Felt Intensity by Keith Westwater takes us through three frames, from the broken city of Christchurch, to the community, to personal experiences. Part One, subtitled ‘All that tectonic testosterone’, takes us straight to the emotional epicentre as a record of events from various perspectives, reference points, attempting to come to terms with, to embody in some way, the 5 September 2010 and 22 February 2011 Christchurch earthquakes and subsequent aftershocks. The technical language used here is not at all out of place in this environment, but reminds you that whereas poets are often chastised for obscurity – or pretentiousness – sometimes less well-known terms are more evocative, more immediate, more truthful to the singular nature of these experiences. What is demonstrated here is that unusual and technical language, the jargon of experts, can and does become part of everyday speech, discourse and language. It is inescapable, living in a country of active faults, that we should not know something more deeply of what is happening in the ground beneath us – and lazy to behave otherwise. It is the subject of intense public, media and scientific interest globally, and we have a responsibility to learn about it accurately, using the language accurately.
As a record, this is of course but one of many volumes that have been and will be written in response to the physical, emotional, psychological and spiritual trauma of the earthquakes. Westwater’s take is predominantly detached, using lists, variations of lists, and headlines as the main structure subject to poetic deformation. ‘February 22, 2011, Report 1’ introduces the sense of a collapsing city, the chaos; but it clunks with ‘And I remember now how grey the sky was, / how no cell phones rang’. The poem is all a memory. ‘February 22, 2011, Report 2’ is merely a clinical geophysical data report as a contrast to the myth and humanity to come later. ‘Condensed Modified Mercalli Scale’ uses the structure of the scale to explain the disturbance, like a swaying tower block.
In ‘The Ruamoko Series’, as in ‘The Boating Accident’, the Māori mythical element is introduced and toyed with, as Ruamoko plays with creating new scars on the land. But do we really need to be told in the Notes that Sam Hunt reminded some one who Ruamoko is? These scars are supposedly explained more clearly in ‘Trainwrecker’, where ‘Ruamoko, eyes shut / and grinning, is playing with the point-setting levers’.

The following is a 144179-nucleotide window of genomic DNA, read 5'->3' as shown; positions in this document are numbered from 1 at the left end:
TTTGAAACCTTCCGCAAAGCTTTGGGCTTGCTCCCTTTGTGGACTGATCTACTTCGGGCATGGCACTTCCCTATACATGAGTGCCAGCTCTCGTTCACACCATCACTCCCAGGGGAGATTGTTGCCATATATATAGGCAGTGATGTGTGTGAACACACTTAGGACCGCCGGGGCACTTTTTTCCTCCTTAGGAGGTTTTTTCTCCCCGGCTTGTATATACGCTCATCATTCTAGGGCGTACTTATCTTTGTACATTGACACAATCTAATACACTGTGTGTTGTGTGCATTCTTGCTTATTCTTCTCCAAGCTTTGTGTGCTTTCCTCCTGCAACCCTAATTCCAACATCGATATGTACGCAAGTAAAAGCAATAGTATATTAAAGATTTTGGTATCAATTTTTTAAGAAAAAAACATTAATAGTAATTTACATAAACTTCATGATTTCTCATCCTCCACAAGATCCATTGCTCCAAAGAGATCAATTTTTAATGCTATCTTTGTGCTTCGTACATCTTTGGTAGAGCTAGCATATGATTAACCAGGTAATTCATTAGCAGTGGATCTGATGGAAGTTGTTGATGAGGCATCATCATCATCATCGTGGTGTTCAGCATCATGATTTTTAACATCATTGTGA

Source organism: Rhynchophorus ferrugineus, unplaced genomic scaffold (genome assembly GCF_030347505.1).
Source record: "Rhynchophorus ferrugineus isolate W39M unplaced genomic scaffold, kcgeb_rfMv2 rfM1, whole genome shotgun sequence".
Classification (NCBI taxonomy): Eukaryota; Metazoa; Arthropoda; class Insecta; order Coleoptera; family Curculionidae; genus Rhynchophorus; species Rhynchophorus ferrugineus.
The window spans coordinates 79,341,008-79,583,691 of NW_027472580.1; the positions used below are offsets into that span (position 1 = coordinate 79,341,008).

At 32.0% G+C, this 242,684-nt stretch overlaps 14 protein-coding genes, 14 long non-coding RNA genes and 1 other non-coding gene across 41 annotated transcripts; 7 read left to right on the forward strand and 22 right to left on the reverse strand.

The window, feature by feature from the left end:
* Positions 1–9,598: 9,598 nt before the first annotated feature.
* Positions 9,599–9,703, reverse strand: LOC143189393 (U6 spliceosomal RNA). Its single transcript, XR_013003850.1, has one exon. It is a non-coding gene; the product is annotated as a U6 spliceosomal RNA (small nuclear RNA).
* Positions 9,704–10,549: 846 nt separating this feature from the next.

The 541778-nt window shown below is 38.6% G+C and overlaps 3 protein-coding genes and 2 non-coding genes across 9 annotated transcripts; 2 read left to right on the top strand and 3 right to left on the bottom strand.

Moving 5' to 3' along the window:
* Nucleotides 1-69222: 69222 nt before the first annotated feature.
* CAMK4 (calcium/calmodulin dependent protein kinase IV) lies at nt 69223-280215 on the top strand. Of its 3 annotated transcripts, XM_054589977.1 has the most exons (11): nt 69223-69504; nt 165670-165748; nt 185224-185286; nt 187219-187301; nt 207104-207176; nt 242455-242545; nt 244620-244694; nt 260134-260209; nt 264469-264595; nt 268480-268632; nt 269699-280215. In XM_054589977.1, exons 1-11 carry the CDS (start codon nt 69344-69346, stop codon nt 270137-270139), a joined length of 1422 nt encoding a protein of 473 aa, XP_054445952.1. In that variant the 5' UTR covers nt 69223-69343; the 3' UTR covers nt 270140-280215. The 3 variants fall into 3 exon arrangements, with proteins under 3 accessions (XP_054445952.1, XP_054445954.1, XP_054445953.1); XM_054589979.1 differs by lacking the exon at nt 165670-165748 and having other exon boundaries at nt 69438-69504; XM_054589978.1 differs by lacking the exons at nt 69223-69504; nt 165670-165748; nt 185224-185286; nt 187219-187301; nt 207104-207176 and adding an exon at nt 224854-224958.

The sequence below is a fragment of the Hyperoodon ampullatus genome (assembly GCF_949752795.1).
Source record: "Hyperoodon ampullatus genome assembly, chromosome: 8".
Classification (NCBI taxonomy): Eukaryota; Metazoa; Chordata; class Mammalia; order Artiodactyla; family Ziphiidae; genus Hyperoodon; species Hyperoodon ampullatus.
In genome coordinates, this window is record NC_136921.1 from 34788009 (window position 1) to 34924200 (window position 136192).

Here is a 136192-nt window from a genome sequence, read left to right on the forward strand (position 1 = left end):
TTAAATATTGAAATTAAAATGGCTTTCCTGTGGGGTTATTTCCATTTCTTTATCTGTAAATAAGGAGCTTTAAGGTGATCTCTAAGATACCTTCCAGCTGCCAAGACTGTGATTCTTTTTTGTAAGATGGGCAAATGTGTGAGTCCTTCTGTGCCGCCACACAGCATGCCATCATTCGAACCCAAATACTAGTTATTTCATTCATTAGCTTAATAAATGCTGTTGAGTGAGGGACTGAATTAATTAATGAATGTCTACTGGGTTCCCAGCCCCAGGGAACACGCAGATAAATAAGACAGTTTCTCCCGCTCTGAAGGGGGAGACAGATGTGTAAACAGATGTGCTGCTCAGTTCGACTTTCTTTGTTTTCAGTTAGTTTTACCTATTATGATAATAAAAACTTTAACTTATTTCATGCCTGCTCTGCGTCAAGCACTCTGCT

‘Mortal Perils’ is for me the most interesting poem of the first part, exploding the meaning and interpretations of five words: Erosion, Eruption, Flood, Storm and Slip. What the earth is doing, the processes of its geomorphology, are simply physical events. All the rest is anthropocentric creation of meaning and quest for meaning. The mathematics of all this is summed up well in ‘Resilience’.
Part Two, ‘Felt Intensity’, takes a closer view at fragile humans. It’s as if the heaving ground beneath our feet is not enough; we must then subject ourselves to faceless unsympathetic systems and processes with no apparent accountability. Explored are societal outcasts, abused children, courtroom processes, annoyance and intolerance of others, the self-proclaimed prejudices of the poet, and contempt for the spin generated by Police SOPs (Standard Operating Procedures).
Part Three, ‘A wing and a prayer’, takes us closer and is more personal to the poet’s own experience. ‘Bloodlines’, where the loss of his mother, a friend and an unborn grandson are lamented, sums up the whole volume:
Maori say when one tree falls
The whole forest cries
Udon by The Remarkables by Harvey Molloy takes the expansion of language alertly and refreshingly up another step. He is not afraid of referring us to the tool Google Earth in the same-titled first poem, hence pointing the direction in which we should look if there is anything we don’t fully understand. There are words here that do challenge us out of our passivity, our acquiescence, from the scientific names of insects and plants, to exotic places and ideas in distant lands, to words and sequences from old Anglo-Saxon. These words are not in commonplace usage, but why should the poet not use them if they serve the purpose, convey the sense and meaning intended?